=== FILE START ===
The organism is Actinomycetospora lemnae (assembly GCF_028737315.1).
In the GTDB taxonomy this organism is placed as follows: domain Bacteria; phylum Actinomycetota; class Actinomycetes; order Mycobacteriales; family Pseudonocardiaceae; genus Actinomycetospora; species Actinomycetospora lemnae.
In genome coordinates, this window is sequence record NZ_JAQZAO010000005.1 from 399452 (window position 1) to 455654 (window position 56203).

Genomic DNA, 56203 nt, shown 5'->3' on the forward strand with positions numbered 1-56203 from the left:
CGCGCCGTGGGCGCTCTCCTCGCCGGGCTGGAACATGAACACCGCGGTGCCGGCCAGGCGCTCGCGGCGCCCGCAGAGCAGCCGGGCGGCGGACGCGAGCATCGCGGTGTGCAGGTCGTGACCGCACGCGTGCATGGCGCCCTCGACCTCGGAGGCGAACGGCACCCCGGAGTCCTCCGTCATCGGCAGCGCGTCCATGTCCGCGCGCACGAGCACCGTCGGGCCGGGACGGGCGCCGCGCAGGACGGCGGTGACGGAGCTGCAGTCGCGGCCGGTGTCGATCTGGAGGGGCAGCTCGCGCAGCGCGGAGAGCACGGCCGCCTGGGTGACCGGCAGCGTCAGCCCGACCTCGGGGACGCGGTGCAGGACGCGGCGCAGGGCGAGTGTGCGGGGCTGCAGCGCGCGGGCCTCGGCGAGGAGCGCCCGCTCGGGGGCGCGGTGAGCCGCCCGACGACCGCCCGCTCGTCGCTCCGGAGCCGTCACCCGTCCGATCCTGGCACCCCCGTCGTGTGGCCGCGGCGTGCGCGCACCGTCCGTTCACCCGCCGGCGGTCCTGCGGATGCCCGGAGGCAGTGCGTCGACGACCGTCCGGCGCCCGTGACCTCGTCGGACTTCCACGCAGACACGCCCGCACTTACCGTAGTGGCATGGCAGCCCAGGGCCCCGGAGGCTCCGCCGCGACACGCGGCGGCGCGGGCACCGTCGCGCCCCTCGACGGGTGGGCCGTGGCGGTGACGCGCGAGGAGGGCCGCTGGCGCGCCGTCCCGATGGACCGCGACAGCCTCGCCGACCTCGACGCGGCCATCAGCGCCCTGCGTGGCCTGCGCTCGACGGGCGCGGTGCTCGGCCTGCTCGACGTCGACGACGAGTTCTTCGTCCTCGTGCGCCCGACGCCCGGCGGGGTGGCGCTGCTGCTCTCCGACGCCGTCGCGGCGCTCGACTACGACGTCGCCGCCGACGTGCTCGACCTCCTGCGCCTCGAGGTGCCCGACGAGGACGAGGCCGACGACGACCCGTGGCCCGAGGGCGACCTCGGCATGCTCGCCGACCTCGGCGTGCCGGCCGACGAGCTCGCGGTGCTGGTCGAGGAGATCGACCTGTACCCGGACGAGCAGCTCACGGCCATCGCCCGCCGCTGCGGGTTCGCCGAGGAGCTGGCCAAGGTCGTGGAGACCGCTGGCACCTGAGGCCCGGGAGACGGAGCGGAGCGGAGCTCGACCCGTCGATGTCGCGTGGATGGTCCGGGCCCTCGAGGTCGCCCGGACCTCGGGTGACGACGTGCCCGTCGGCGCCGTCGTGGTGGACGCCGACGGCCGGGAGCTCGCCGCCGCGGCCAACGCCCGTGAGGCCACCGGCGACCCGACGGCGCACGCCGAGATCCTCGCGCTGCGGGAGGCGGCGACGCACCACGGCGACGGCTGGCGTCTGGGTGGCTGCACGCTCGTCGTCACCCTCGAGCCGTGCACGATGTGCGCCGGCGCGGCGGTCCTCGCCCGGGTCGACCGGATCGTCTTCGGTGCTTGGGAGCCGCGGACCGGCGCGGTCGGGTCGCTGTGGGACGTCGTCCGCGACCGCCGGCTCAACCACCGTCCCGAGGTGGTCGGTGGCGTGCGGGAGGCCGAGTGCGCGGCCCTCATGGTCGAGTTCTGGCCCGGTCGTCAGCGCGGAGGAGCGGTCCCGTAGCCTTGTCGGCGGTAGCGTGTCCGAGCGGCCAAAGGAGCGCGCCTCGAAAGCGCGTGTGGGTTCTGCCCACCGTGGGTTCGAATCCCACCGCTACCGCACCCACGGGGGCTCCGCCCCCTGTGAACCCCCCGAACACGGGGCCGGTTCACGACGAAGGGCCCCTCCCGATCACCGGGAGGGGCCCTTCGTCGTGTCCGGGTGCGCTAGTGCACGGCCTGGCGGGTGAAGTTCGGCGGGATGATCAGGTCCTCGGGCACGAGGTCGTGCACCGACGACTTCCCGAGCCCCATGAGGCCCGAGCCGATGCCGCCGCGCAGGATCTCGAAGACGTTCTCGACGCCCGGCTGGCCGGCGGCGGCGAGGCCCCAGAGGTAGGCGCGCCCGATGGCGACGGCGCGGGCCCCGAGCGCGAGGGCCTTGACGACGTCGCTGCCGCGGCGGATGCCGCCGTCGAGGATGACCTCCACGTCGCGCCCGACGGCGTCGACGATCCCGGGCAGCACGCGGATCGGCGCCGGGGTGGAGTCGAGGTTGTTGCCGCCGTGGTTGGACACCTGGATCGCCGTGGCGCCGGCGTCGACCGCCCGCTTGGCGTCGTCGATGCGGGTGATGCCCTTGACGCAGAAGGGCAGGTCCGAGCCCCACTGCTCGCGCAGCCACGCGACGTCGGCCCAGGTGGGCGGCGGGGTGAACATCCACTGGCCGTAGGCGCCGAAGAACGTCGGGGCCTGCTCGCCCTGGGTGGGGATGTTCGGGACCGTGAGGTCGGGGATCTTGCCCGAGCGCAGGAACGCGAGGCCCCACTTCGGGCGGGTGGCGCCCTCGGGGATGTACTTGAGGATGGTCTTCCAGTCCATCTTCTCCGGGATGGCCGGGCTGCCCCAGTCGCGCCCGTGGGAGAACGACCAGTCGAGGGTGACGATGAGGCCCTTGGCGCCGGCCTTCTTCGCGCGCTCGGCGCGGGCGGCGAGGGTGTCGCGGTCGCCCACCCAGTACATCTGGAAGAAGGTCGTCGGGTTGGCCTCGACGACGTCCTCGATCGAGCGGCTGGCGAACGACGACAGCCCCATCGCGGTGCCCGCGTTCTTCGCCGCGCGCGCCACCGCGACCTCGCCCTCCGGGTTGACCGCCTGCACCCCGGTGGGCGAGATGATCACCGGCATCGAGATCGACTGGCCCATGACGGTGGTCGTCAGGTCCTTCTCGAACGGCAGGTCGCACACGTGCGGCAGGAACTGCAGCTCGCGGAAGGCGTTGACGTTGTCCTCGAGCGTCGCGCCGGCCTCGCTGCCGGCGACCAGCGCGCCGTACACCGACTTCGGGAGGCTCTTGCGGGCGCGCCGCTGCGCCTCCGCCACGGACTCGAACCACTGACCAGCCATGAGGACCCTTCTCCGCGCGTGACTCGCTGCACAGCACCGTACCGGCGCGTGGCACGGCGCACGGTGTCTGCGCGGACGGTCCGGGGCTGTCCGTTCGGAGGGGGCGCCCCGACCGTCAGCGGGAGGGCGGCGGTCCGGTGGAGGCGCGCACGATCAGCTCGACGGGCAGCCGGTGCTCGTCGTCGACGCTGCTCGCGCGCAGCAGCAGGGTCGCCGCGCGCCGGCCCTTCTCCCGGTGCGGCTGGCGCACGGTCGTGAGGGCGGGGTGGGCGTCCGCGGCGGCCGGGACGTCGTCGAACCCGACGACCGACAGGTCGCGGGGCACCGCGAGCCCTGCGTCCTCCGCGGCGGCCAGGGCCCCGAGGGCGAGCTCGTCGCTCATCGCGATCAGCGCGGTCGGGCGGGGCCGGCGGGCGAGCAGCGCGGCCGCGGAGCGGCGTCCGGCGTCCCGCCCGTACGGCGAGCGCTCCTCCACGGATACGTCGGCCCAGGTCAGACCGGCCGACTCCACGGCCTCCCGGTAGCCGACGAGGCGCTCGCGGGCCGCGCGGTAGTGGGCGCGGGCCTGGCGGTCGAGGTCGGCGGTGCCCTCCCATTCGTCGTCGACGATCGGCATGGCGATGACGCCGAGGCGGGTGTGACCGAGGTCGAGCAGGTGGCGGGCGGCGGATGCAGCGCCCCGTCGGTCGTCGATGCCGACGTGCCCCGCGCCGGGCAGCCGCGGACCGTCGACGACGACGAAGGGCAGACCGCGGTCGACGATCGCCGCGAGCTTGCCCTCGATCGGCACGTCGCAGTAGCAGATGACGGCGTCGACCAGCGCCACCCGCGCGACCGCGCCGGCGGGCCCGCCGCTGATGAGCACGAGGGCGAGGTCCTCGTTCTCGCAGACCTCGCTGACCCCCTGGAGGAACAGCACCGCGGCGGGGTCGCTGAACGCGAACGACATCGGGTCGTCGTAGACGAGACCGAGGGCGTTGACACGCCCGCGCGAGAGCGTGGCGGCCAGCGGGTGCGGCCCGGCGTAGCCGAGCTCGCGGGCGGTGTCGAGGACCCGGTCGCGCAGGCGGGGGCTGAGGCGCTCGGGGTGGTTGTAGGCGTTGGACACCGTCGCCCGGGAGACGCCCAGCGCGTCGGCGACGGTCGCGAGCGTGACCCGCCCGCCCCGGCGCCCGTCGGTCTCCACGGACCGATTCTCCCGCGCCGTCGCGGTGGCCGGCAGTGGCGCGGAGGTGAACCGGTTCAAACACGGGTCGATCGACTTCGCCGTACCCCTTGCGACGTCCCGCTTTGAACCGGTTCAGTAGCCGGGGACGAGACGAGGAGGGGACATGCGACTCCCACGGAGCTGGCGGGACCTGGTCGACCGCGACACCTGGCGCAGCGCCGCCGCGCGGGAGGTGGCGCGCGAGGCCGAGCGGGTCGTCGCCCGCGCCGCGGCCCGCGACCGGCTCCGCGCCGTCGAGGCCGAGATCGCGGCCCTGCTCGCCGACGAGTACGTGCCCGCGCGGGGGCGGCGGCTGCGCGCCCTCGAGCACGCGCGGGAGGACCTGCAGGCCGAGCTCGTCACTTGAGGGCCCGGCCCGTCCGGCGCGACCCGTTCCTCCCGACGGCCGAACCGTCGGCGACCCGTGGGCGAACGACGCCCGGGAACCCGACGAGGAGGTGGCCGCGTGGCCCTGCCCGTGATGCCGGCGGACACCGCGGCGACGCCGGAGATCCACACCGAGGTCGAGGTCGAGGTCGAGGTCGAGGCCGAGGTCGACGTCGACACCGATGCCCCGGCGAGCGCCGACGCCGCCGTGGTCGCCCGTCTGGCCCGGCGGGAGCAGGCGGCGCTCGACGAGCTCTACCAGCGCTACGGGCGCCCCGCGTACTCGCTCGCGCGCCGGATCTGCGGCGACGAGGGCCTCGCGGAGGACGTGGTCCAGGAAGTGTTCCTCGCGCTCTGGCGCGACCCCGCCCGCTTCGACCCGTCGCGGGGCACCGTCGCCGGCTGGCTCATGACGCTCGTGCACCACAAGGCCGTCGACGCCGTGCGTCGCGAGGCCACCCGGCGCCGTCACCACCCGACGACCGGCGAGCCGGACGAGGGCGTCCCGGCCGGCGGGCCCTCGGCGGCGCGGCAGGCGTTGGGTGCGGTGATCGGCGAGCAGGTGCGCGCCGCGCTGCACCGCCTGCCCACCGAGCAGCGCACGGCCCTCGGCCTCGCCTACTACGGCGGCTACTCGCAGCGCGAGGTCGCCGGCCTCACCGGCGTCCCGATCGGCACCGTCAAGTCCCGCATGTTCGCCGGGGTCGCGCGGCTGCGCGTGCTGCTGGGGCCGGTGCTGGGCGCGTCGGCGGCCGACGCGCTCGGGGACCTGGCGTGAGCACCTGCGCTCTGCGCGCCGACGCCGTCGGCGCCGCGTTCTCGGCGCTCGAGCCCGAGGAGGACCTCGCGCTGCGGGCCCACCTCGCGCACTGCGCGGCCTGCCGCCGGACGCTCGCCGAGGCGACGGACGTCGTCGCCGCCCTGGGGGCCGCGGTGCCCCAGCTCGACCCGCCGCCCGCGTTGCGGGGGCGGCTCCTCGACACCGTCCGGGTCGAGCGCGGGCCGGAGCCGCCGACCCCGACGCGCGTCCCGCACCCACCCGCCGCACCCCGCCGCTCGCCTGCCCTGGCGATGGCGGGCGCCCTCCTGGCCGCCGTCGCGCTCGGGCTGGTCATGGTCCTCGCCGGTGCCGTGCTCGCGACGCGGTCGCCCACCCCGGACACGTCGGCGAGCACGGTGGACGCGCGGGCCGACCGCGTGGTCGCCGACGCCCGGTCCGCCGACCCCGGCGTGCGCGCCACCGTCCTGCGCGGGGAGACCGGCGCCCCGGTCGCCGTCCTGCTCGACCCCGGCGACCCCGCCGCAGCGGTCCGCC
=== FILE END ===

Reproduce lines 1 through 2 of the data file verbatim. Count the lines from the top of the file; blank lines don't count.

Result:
The organism is Actinomycetospora lemnae (assembly GCF_028737315.1).
In the GTDB taxonomy this organism is placed as follows: domain Bacteria; phylum Actinomycetota; class Actinomycetes; order Mycobacteriales; family Pseudonocardiaceae; genus Actinomycetospora; species Actinomycetospora lemnae.